Manchester Central Library was the most visited public library in the country in 2019/20, with 2,022,641 visits recorded.
Now, the library has announced it will be opening its doors again later this week, with new distancing and safety measures in place.
It will reopen on Thursday 20th August – the same day that Manchester Art Gallery admits visitors again for the first time since March – providing a double boost to the city centre’s cultural recovery.
All loans which were in place during the period when libraries were closed have been automatically renewed until Tuesday 22nd September, meaning that no fines have accrued for borrowers who were unable to return their items.
As well as browsing, borrowing and returning books, visitors will be able to access computers, WiFi, printing, scanning and photocopying services, with safeguards and distancing conditions in place.
A maximum of 250 visitors will be allowed into Central Library at any time.
Hand sanitiser stations will be available on each of the library’s four floors and, in line with government guidance, face coverings should be worn at all times wherever possible.
Children under the age of 12 must be accompanied by an adult, while all visitors will be expected to complete a contact details form, to help the NHS Test and Trace programme.
Opening hours will initially be 10am – 4pm from Monday – Thursday and on Saturdays. The library will remain closed on Fridays and in the evenings until further notice, to allow regular deep cleans to take place, on top of an enhanced daily cleansing regime.
The Wolfson Reading Room will be open for those wishing to study, but to ensure social distancing is maintained, capacity within the room will be restricted to a maximum of 60 people.
The Business & Intellectual Property Centre, Henry Watson Music Library, Visitor Information Centre and café will all be open, with access to the library’s archives department also available by appointment.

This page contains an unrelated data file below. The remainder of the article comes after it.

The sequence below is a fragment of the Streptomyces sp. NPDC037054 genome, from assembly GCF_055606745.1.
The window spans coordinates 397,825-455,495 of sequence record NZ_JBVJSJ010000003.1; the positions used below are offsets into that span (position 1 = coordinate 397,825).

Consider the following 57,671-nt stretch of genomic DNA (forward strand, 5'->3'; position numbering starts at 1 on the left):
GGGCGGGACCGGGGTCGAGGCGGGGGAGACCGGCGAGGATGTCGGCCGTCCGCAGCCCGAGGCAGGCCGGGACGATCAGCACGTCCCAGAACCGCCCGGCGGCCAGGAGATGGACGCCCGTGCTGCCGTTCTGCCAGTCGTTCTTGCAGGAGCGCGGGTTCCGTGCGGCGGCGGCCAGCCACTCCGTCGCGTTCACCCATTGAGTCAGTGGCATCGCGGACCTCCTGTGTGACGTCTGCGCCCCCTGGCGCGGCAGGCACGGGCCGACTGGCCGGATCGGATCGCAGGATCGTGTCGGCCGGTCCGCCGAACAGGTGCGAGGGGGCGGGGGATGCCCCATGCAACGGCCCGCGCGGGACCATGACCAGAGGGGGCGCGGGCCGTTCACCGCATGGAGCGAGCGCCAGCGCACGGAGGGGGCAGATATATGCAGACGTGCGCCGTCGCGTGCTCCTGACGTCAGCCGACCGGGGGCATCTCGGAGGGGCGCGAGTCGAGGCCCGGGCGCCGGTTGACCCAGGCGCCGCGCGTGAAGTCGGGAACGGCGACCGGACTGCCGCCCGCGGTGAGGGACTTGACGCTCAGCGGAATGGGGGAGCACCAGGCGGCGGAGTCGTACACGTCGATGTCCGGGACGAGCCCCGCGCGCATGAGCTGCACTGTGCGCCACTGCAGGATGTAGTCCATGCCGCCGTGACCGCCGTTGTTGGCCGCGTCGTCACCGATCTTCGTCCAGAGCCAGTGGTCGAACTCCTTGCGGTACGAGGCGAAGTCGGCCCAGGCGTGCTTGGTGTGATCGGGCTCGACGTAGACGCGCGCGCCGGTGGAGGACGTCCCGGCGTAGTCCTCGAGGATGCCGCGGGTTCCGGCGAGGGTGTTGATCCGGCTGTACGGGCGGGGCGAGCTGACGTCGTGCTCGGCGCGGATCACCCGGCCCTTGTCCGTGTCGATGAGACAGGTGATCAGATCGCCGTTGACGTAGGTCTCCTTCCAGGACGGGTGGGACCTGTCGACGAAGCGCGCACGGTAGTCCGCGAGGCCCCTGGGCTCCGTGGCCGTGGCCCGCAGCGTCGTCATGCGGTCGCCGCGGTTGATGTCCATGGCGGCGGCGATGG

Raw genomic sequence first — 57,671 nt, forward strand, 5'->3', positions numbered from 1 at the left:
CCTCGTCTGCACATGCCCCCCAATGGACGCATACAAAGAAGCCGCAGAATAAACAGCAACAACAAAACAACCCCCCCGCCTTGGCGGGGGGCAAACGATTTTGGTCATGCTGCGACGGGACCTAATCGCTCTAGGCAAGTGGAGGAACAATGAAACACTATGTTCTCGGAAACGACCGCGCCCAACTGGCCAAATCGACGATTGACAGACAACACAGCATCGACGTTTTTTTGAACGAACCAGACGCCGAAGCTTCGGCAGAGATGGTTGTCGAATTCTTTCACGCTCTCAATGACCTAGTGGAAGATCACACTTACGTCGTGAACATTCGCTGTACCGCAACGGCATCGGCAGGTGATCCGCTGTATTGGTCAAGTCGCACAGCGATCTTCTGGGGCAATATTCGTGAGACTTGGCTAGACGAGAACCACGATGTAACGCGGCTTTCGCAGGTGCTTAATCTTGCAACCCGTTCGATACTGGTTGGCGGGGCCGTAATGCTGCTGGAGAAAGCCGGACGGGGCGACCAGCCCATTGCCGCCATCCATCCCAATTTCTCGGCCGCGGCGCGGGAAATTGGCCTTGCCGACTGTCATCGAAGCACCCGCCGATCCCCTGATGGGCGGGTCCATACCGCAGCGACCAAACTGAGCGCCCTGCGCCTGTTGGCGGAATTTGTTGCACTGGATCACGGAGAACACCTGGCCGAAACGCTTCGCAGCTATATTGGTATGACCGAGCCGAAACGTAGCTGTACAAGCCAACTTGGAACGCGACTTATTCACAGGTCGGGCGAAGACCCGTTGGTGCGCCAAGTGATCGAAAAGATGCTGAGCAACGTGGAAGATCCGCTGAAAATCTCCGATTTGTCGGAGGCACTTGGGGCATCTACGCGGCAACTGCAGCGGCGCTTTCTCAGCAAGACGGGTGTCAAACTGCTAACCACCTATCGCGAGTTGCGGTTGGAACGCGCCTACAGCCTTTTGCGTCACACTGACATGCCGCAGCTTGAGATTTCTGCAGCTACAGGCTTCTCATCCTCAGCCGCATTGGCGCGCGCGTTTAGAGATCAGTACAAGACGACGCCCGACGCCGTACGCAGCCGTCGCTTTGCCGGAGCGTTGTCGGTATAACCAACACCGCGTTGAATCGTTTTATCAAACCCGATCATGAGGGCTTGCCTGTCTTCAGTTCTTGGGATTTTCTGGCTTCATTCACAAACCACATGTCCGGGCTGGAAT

The council’s Books to Go service, which provides a free home delivery service for Manchester residents with limited mobility, a visual impairment or who have difficulty leaving home, has also recommenced, with users able to borrow up to 15 items every four weeks.
In line with advice from Public Health England, hard copies of newspapers, magazines and leaflets will not be made available, but newspapers and magazines can be accessed electronically, as part of Manchester City Council’s digital library offer.
Nine of Manchester’s libraries reopened in July, including City Library, on the basement level of the Central Library / Town Hall Extension complex.
The Avenue, Chorlton, Didsbury, Gorton, Newton Heath, Longsight, Withington and Wythenshawe Forum libraries also reopened, providing communities across the city with free access to books and computers.
Since reopening, these libraries have recorded around 16,100 visits, with 20,400 items issued to borrowers, answered 5,700 public enquiries, and logged more than 3,500 computer sessions.
Plans are currently being made to reopen 13 more libraries – those run by Manchester City Council which are located in shared buildings with other amenities, plus the city’s six community partnership libraries.
“It will be a huge pleasure to begin the careful process of welcoming Mancunians back to Central Library, which is one of the UK’s most important and best-loved cultural venues,” said Councillor Luthfur Rahman.
“Our libraries provide vital services to the community, not just through offering access to reliable information and our fantastic collections of books and materials, but also by giving residents free access to the internet and digital technology when they need it.
“Just as in supermarkets and other public places, visitors can expect to see some temporary changes to the way the library is run and we will need to limit the amount of people allowed inside at any time for the foreseeable future.
“We will respond to the government’s guidance as it is updated, to ensure that a safe environment for visitors to Central Library is maintained.”